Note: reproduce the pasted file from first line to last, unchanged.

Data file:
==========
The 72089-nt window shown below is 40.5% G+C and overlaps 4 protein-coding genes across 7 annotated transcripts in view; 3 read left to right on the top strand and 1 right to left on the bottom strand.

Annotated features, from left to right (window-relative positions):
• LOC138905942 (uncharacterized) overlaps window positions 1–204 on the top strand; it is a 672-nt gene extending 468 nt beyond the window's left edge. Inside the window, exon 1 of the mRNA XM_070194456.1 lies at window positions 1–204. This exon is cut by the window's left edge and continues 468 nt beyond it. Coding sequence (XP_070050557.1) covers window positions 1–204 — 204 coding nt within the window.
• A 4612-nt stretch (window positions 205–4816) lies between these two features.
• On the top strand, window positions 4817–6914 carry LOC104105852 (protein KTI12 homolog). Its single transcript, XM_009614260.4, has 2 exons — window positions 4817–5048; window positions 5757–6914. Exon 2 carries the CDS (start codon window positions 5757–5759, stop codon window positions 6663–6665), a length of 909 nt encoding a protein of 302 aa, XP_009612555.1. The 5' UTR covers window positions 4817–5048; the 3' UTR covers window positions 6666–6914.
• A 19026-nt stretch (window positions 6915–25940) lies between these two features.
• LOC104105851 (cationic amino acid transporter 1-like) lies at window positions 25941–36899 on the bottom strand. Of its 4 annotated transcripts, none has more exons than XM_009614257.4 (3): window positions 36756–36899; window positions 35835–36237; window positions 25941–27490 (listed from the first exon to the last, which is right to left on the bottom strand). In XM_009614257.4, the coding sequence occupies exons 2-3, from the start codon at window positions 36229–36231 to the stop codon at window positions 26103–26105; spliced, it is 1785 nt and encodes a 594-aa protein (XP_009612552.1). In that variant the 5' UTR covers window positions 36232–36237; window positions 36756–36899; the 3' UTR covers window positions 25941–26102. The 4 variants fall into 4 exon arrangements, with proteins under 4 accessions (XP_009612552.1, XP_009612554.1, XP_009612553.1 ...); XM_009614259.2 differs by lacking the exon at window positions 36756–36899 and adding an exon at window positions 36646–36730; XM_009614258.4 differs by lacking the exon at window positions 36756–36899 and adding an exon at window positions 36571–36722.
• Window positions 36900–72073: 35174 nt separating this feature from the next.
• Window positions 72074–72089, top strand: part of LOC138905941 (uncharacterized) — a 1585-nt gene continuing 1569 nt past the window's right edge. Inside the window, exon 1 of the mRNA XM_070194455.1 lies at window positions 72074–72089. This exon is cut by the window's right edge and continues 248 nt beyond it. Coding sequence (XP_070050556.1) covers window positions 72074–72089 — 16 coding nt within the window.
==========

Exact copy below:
The 72089-nt window shown below is 40.5% G+C and overlaps 4 protein-coding genes across 7 annotated transcripts in view; 3 read left to right on the top strand and 1 right to left on the bottom strand.

Annotated features, from left to right (window-relative positions):
• LOC138905942 (uncharacterized) overlaps window positions 1–204 on the top strand; it is a 672-nt gene extending 468 nt beyond the window's left edge. Inside the window, exon 1 of the mRNA XM_070194456.1 lies at window positions 1–204. This exon is cut by the window's left edge and continues 468 nt beyond it. Coding sequence (XP_070050557.1) covers window positions 1–204 — 204 coding nt within the window.
• A 4612-nt stretch (window positions 205–4816) lies between these two features.
• On the top strand, window positions 4817–6914 carry LOC104105852 (protein KTI12 homolog). Its single transcript, XM_009614260.4, has 2 exons — window positions 4817–5048; window positions 5757–6914. Exon 2 carries the CDS (start codon window positions 5757–5759, stop codon window positions 6663–6665), a length of 909 nt encoding a protein of 302 aa, XP_009612555.1. The 5' UTR covers window positions 4817–5048; the 3' UTR covers window positions 6666–6914.
• A 19026-nt stretch (window positions 6915–25940) lies between these two features.
• LOC104105851 (cationic amino acid transporter 1-like) lies at window positions 25941–36899 on the bottom strand. Of its 4 annotated transcripts, none has more exons than XM_009614257.4 (3): window positions 36756–36899; window positions 35835–36237; window positions 25941–27490 (listed from the first exon to the last, which is right to left on the bottom strand). In XM_009614257.4, the coding sequence occupies exons 2-3, from the start codon at window positions 36229–36231 to the stop codon at window positions 26103–26105; spliced, it is 1785 nt and encodes a 594-aa protein (XP_009612552.1). In that variant the 5' UTR covers window positions 36232–36237; window positions 36756–36899; the 3' UTR covers window positions 25941–26102. The 4 variants fall into 4 exon arrangements, with proteins under 4 accessions (XP_009612552.1, XP_009612554.1, XP_009612553.1 ...); XM_009614259.2 differs by lacking the exon at window positions 36756–36899 and adding an exon at window positions 36646–36730; XM_009614258.4 differs by lacking the exon at window positions 36756–36899 and adding an exon at window positions 36571–36722.
• Window positions 36900–72073: 35174 nt separating this feature from the next.
• Window positions 72074–72089, top strand: part of LOC138905941 (uncharacterized) — a 1585-nt gene continuing 1569 nt past the window's right edge. Inside the window, exon 1 of the mRNA XM_070194455.1 lies at window positions 72074–72089. This exon is cut by the window's right edge and continues 248 nt beyond it. Coding sequence (XP_070050556.1) covers window positions 72074–72089 — 16 coding nt within the window.